I have lived in the Carmel area for ten years, and I have to say that I had never been to the Carmel Mission. After hearing that Pope Francis will be canonizing Father Junipero Serra, I thought to myself maybe now is a good time to go. The Carmel Mission Basilica is just a three minute door-to-door drive from the Carmel Mission Inn.
When I went through the garden gate, it seemed to be a never-ending maze of history and beauty. I just wanted to stand there and take in every moment and every artifact that I could see. The landscaping seemed to be thought out and placed individually, bringing the past forward. There is a desert feel but with pops of color placed throughout, which creates a sense of life among the Mission grounds. I could imagine this place as an oasis for many weary travelers along the California coast.
Built in 1771 by Father Junipero Serra, the Carmel Mission has become a major tourist attraction for the Monterey Bay. The Basilica, in my opinion, is the icing on the cake, as it towers over the Mission grounds. It exudes elegance and a sense of peacefulness. You can't help but be in awe of the attention to detail that went into the ornate altar.
The Basilica is surrounded by four smaller but just as beautiful museums that map out the history of the mission, its founder, and prevalent Monterey families. The artwork that fills these halls is just as magnificent as the buildings themselves. Just think how over the years this structure has grown and the stories that must be hidden within its walls. The museums can only do so much, so you must let your imagination flow as you stroll through the grounds. Keep an open eye because there are little treasures are hidden everywhere.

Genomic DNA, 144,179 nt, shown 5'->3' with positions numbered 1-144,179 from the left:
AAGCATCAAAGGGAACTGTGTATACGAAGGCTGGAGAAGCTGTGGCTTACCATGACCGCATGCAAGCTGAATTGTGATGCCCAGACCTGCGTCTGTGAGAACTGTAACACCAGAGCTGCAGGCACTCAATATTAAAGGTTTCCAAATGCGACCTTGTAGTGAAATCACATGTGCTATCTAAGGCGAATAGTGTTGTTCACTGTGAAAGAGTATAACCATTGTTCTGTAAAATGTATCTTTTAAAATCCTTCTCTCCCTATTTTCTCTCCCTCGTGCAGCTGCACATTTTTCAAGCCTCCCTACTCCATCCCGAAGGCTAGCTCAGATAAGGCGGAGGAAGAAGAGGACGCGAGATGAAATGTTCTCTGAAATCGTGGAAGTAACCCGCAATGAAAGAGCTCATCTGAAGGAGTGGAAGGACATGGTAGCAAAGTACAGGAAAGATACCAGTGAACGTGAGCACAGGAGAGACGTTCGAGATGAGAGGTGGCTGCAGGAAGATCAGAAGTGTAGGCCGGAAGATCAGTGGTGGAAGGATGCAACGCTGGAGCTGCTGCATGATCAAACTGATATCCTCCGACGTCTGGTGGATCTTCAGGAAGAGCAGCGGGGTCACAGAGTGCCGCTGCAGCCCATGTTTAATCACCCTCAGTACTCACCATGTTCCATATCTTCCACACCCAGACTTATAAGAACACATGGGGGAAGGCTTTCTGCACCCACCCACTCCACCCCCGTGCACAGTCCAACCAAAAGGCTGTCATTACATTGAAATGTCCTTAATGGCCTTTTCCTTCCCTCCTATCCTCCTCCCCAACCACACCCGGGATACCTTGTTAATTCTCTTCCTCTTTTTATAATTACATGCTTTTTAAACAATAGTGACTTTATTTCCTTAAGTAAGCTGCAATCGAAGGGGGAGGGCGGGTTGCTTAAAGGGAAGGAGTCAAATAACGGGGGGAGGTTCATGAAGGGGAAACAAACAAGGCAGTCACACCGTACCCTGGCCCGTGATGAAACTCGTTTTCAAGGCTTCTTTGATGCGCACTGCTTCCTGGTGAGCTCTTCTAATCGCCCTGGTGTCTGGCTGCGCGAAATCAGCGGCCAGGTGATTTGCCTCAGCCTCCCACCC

The most surprising part of my tour was the restoration of this masterpiece. They have taken such great care and pride in preserving this for future generations, and there is still more to do. In the courtyard off of the Basilica entrance there is a post of the restoration, giving the visitor insight into what goes on to keep the Mission intact and functioning. The Carmel Mission even won the Project-of-the-Year Award from the construction industry for the Northern California and Hawaii Region in the religious/cultural category.
It was just full of unending beauty and a central coast gem. All I kept asking myself was, "why have I never been here before?" This is not going to be my last time visiting the Carmel Mission. I enjoyed its tranquility among the bustle of busy Carmel. However, I'm sure I'll also be visiting during one of the many events they hold throughout the year. As this is the year Father Junipero Serra will be canonized as a Saint, I feel this should be a stop on everyone's journey this year. It's a piece of history. Culturally, religiously and educationally, the Carmel Mission is a must see for any and all ages.
The Carmel Mission is open to the public Monday through Saturday from 9:30am to 5:00pm and on Sunday from 10:30am to 5:00pm. Admission fees: adults $6.50, seniors (65) $4, children 7 and up $2, children under 6 free.